该报告指出，强生公司（Johnson & Johnson）为千禧一代设立了团队，作为年轻员工的教育、职业成长和交际资源。据报告显示，索迪斯集团（Sodexo）拥有i-Gen员工网络团队，提供网络、社交媒体培训、辅导机会和职业管理培训。
芝加哥培训服务公司JB Training Solutions总裁布拉德•卡什开办了名为“哥们，要我做什么？”（Dude, What's My Job?）的培训班，帮助经理人更好地理解和管理千禧一代的员工。卡什说：“他们可能是世界历史上最容易被误解的一代人。”
但是，这些年轻员工亲眼看到他们的父母丢掉长期工作，任何工作职位都看起来岌岌可危。咨询顾问布鲁斯•图尔甘著有《不是人人都能夺冠》（Not Everyone Gets a Trophy），这本书介绍了管理Y世代员工的方法。图尔甘说，他们并不指望从第一天开始就管理组织。如今的职场更不稳定，他们只是希望能够掌握在职场立足的技能和经验，能从每份工作有限的时间里有所收获，不断成长。
Johnson & Johnson (JNJ) created a group for Millennials, to serve as an educational, professional growth, and networking resource for employees. Sodexo offers an "i-Gen" employee network group for networking, social media training, mentoring opportunities, and career management training, according to the report.
Enterprise-Rent-a-Car has a policy of promoting from within, so it's important for their training programs to offer the structure and feedback that Millennials tend to crave, having lived fully scheduled lives since their diaper days. "We've adapted it to their needs, which is a more structured training environment," says Marie Artim, Enterprise's senior vice president of talent acquisition.
Enterprise has begun to name the specific skills that trainees are acquiring as they master them. If they're learning how to manage a branch's fleet of cars to meet customers' needs, for instance, managers will point out that it's experience with logistics. "We put it into a business context when, on the surface, it may seem like it's just doing your job," she explains.
These initiatives, coupled with education and training on the distinct perspectives that different generations are likely to have, can help managers and Millennials appreciate each other's differences rather than viewing them as obstacles. The commonly repeated stereotypes about Generation Y are often based on misunderstandings, according to Rikleen and other workplace experts.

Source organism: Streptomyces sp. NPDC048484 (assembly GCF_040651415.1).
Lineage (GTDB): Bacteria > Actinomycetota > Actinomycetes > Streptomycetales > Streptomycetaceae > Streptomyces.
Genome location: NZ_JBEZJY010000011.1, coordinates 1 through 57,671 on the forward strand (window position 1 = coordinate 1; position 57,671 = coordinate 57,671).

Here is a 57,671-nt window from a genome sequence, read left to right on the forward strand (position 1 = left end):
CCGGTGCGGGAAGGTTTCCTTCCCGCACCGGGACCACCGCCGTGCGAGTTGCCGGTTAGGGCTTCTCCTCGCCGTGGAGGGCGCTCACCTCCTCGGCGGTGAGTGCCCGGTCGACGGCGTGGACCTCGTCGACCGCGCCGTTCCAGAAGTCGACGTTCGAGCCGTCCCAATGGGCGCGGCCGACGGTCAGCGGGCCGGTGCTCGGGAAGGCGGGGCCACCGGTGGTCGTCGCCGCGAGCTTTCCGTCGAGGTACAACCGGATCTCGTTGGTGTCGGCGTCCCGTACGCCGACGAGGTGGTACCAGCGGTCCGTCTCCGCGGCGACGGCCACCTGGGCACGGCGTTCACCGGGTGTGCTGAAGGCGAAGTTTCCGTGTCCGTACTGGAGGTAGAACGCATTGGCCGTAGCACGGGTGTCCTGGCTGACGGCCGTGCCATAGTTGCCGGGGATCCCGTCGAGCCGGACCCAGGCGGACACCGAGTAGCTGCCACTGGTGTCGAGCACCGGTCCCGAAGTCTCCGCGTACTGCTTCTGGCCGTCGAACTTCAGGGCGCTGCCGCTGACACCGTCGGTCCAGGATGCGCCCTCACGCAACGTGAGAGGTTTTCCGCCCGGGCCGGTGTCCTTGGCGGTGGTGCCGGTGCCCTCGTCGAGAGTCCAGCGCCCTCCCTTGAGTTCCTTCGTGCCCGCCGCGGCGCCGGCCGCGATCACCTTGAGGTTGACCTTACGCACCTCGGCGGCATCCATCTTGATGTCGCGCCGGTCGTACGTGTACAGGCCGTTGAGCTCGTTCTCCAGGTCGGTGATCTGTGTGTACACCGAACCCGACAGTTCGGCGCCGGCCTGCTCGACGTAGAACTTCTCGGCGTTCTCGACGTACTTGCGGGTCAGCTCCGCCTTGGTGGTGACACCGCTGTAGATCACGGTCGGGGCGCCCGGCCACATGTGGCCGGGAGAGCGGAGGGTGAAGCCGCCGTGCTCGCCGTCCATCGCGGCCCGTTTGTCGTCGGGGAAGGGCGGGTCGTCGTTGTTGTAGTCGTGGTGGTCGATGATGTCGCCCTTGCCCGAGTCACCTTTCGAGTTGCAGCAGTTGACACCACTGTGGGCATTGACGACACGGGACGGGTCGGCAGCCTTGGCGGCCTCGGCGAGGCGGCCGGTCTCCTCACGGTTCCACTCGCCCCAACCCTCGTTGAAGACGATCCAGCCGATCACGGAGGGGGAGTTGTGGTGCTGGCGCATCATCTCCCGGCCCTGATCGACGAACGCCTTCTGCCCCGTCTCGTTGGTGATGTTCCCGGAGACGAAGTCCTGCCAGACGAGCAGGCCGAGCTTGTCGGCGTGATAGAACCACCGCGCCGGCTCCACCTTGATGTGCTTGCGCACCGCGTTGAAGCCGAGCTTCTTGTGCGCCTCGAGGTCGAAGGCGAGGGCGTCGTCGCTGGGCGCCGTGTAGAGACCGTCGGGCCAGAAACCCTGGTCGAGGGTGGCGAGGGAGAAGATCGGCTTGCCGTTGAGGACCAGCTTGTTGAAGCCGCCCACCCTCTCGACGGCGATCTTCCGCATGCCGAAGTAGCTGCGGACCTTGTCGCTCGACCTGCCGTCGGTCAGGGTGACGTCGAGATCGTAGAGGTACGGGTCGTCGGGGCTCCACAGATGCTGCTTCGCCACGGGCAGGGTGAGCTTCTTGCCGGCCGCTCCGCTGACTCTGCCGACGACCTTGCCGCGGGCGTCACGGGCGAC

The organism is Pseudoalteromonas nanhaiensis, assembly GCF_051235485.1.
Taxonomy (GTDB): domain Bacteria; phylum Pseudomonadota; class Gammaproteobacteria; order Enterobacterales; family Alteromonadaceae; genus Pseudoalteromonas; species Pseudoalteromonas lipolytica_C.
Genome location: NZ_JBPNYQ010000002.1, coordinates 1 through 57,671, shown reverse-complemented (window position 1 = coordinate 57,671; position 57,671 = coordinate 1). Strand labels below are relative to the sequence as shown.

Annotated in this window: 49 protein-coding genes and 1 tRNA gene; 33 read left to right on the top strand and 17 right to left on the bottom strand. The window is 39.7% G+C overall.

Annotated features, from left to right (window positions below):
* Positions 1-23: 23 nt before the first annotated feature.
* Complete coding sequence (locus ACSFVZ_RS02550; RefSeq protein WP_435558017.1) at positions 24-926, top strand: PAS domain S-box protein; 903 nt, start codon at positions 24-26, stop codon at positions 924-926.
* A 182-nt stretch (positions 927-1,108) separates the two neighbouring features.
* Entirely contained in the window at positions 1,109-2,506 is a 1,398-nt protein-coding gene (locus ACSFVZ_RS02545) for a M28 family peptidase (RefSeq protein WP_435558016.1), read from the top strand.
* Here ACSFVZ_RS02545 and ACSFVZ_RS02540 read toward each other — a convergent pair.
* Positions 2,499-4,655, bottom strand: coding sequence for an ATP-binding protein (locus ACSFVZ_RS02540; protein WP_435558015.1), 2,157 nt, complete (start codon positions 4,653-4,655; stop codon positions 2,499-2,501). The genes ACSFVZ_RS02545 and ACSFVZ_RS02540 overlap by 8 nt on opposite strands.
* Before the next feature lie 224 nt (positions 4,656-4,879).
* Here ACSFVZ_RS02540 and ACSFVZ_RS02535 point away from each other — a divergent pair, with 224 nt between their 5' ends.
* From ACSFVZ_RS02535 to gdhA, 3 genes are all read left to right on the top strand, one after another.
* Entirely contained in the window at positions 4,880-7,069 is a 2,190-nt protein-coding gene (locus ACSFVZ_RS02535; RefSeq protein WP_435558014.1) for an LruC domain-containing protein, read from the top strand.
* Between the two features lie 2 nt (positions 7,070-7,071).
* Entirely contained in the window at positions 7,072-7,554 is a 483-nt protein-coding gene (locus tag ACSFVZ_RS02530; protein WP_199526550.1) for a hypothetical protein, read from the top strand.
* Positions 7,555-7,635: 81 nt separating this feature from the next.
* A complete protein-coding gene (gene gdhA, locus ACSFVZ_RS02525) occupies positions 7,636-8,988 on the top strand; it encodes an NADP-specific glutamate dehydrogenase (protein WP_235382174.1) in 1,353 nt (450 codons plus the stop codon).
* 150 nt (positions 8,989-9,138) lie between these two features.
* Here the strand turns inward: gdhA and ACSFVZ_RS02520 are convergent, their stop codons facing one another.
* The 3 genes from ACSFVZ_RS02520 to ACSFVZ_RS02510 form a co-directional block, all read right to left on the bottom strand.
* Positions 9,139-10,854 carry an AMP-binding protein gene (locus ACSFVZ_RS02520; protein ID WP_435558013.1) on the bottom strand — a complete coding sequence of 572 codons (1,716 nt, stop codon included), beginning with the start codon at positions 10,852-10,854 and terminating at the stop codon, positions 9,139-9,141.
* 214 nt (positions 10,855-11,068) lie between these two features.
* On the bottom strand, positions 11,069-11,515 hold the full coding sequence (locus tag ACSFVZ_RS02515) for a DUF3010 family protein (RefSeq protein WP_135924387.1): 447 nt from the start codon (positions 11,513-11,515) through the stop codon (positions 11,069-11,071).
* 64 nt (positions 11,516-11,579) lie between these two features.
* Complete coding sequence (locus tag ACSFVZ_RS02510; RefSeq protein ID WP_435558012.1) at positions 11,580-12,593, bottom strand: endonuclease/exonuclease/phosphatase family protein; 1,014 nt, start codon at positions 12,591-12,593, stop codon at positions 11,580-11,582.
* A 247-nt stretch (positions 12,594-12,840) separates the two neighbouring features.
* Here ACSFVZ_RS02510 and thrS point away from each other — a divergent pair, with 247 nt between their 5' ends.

"They're probably the most misunderstood generation in the history of the world," says Brad Karsh, president of JB Training Solutions in Chicago, whose workshop "Dude, What's My Job?" helps executives understand and better manage Millennials.
Take the complaint that Millennials feel entitled and are too ambitious, wanting to be given tremendous responsibility early in their careers. Older managers expect younger workers to do their jobs, keep their heads down, and wait for their careers to advance, as they themselves did.
But these young workers have seen their parents laid off from long-time jobs, making any given position seem precarious. Rather than expecting to run the organization from day one, they merely want to start building the skills and experience they'll need to survive in a working world that is more precarious and built on shorter-term stints at each job, says Bruce Tulgan, consultant and author of Not Everyone Gets a Trophy, about how to manage Generation Y.
"They want to make an impact on day one and they want to start building themselves up using the organization's resources," Tulgan says. "They want to build relationships that will help them. They want to learn skills that can help them. They want tangible results with their name on them."